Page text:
It was Wolfgang Schaüble, while interior minister in Angela Merkel's administration, who first called for Islam to be taught in schools after declaring publicly for the first time that “Islam is part of Germany” in 2005.
Five years later the German Council of Science and Humanities, a highly regarded advisory body to the government, recommended that Islam find its way in universities, too, so that imams and teachers of Islam could be trained in Germany and in the German language, just as Catholic, Protestant and Jewish theologians are. Most of the imams at Germany’s roughly 2,800 mosques are imported from Turkey.
A €20 million government initiative led to the creation of today's four Islam theology centers at some of Germany’s most respected public universities, making Germany ahead of most Western countries in incorporating Islam as an academic discipline, experts say. “Being part and parcel of a world-famous university” means that “Islam no longer stands on the outside,” says Omar Hamdan, the Palestinian-Israeli who heads the Islam center at Tübingen University. Similar centers also exist at the universities of Osnabrück, Nürnberg, and Frankfurt. "We stand on equal footing with the other theology schools.”
The Islam theology center in Tübingen has some 100 students, Frankfurt’s some 500 students. The graduates are expected to work in local mosques or as social workers, many more as public school teachers.
While the size and nature of the market for program graduates remains to be seen, experts say that promoting a homegrown form of Islam, with scholars and Islam teachers educated at state-accredited programs is one crucial way to counter radical Islam. And with only 4 percent of the country’s estimated 700,000 Muslim pupils receiving religious instruction, Germany will, in coming years, need thousands of new Islam instruction programs and teachers.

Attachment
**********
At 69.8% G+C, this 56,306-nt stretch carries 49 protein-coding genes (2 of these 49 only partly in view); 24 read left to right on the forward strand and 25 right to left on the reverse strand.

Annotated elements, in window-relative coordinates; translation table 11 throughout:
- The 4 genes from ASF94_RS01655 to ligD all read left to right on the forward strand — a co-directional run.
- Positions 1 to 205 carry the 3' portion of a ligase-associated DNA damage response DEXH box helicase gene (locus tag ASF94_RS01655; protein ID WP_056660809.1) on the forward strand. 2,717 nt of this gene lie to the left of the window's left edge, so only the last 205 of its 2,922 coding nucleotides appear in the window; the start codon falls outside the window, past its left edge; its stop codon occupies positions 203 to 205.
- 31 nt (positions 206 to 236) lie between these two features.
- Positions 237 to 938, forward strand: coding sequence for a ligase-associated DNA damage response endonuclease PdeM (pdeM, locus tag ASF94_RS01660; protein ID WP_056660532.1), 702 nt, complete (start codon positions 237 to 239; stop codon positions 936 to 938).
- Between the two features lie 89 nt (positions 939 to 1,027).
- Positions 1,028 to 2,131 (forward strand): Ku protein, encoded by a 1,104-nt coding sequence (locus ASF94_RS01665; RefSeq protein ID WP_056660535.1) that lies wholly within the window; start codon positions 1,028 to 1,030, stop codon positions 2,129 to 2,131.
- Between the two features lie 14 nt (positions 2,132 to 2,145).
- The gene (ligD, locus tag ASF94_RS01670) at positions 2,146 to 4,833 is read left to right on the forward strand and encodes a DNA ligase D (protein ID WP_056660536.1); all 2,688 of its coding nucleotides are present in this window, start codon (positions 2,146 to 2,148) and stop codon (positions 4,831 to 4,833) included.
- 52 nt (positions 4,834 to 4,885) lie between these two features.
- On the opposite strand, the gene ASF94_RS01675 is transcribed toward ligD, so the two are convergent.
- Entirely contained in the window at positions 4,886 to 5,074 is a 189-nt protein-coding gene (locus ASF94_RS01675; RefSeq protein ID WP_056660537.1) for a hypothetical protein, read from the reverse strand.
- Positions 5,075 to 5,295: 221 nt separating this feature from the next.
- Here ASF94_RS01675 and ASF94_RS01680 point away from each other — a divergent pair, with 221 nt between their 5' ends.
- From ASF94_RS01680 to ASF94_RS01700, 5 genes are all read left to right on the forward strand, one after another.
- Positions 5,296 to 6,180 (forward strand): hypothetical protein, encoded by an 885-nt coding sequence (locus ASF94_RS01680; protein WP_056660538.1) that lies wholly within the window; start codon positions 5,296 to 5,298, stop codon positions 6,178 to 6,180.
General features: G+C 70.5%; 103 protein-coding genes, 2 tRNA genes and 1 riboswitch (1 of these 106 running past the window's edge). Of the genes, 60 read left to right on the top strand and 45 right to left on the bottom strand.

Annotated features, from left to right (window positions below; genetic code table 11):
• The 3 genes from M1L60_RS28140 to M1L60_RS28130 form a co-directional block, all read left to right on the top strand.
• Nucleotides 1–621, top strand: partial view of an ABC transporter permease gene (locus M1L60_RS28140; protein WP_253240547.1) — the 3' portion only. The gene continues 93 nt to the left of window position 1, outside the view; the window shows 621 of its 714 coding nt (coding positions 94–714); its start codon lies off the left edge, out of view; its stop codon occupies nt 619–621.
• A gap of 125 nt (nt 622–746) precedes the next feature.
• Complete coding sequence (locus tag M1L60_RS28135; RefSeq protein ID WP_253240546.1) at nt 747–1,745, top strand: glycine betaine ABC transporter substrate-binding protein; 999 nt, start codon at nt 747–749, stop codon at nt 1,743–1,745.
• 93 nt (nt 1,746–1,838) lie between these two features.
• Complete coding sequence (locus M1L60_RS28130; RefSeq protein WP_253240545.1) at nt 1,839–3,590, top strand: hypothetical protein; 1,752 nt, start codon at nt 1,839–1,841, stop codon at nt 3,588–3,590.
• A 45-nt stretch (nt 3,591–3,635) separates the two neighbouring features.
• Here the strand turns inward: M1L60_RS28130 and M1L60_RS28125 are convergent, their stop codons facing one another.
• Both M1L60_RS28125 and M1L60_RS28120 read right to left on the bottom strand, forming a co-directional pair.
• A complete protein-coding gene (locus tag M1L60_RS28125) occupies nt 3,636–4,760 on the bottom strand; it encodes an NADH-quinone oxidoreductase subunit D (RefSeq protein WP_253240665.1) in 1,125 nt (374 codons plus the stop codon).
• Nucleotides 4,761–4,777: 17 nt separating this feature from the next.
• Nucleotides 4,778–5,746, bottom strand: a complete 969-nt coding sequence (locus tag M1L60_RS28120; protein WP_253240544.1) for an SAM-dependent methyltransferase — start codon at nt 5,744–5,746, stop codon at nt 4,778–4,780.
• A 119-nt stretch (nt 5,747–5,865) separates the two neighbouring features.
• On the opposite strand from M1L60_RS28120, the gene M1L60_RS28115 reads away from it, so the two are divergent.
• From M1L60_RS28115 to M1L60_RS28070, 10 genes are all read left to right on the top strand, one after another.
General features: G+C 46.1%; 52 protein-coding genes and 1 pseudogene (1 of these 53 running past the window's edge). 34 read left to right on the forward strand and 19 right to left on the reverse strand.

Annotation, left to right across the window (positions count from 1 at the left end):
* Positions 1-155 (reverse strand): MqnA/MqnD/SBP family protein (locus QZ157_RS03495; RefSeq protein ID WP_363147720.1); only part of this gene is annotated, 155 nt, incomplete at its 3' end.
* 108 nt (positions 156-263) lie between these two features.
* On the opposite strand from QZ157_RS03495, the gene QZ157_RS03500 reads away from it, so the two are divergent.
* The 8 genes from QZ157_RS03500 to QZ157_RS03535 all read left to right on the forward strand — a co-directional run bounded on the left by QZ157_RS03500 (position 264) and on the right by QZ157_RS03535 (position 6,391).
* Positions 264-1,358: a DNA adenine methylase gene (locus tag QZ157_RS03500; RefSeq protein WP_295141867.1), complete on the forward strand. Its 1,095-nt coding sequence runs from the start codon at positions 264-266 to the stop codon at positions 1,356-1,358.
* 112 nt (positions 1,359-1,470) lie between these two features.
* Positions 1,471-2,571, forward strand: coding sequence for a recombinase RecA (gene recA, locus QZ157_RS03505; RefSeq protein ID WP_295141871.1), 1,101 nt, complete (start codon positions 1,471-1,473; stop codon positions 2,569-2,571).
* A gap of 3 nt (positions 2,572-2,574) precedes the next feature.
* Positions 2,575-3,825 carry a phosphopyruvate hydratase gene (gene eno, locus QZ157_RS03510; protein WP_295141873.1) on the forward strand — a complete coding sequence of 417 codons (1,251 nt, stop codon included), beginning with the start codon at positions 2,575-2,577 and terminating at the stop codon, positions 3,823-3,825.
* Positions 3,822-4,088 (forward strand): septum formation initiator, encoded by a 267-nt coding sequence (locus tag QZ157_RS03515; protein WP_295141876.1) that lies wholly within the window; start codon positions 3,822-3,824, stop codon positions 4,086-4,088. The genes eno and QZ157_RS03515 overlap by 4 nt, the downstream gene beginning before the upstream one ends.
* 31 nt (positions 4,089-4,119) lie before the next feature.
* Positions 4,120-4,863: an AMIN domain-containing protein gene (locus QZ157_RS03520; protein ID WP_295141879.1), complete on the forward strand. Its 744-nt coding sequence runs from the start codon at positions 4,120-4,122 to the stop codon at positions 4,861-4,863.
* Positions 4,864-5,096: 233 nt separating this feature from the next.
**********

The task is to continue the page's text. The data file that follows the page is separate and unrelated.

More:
“A sound knowledge of Islamic theology and philosophy and psychology, and strategies of discourse and discussion,” is the best antidote there is to extremism, says Harry Harun Behr of Frankfurt University, who’s responsible for the training of future teachers of Islam in middle and high schools in Hessen.
German officials are alarmed by the way young, charismatic, German-speaking radical preachers with little religious background manage to lure young people into jihadism.
“When radical preachers appear somewhere on the market place, my students go there and will argue with these people, mingle with the crowd and discuss their arguments against radical Islam,” says Behr. “We don't want men like them taking the Quran out of our hands."
“We are on the brink of having young Islam scholars ready to get their doctoral theses and be anchors in the public to answer the tricky questions of Islam and what is all about,” Behr says. Key, he says, is for students to learn how to think critically about the Quran and Islam. “I teach my future teachers to be radicals, too – in their adherence to freedom, to uncompromising attitudes against religiosity, rigid world view and gender-based hostility.”